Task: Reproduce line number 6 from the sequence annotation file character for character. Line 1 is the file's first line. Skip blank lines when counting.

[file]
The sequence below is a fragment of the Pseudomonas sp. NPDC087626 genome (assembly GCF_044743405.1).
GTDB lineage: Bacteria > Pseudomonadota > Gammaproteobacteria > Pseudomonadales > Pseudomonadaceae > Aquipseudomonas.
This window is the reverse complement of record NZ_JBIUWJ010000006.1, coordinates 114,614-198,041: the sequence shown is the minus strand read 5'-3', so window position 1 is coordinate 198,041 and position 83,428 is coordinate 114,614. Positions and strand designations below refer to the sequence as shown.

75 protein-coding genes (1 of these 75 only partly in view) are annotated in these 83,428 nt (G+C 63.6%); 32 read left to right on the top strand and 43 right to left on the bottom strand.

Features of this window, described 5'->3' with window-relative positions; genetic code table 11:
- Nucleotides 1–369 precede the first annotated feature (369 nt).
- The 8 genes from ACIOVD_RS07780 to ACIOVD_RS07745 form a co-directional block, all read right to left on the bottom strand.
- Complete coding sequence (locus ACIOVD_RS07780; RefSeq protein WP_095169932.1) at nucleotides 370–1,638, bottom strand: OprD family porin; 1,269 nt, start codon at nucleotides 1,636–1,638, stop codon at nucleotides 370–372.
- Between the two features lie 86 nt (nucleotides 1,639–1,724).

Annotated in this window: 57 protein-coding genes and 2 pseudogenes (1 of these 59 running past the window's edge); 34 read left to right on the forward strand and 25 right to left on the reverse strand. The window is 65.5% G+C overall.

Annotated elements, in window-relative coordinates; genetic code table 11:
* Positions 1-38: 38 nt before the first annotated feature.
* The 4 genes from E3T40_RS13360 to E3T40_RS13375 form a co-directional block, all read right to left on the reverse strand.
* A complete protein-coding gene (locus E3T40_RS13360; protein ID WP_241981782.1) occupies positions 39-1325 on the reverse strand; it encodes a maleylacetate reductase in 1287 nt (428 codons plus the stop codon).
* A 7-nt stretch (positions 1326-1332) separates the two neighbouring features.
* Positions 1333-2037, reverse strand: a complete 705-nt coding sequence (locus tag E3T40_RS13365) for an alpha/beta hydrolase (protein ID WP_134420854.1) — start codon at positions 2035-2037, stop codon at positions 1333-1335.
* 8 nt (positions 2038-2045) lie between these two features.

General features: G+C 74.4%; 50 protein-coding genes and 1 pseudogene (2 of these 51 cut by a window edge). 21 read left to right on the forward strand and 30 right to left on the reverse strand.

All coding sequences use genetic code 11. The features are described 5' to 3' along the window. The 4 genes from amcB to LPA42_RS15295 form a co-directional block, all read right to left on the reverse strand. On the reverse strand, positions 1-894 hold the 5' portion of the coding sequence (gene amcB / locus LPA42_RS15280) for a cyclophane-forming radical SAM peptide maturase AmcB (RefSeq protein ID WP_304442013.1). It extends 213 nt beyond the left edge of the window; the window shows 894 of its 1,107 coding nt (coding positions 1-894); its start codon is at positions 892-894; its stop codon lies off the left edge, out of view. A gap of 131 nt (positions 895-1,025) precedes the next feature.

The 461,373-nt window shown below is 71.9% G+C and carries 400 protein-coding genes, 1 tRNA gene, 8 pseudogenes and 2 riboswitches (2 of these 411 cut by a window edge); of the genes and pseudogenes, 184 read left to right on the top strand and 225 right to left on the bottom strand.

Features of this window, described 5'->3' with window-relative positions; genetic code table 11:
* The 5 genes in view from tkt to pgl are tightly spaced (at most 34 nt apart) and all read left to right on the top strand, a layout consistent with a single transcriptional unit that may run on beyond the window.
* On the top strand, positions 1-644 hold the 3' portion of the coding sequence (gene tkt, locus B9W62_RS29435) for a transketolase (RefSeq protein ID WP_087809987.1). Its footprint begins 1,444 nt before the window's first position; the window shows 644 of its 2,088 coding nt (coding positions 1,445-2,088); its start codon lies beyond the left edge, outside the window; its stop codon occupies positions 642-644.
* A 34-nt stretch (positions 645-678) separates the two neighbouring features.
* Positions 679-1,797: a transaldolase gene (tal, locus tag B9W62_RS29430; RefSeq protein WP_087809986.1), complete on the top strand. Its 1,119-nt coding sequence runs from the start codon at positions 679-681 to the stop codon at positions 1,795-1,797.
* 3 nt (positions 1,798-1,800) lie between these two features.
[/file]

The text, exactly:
- Nucleotides 1–369 precede the first annotated feature (369 nt).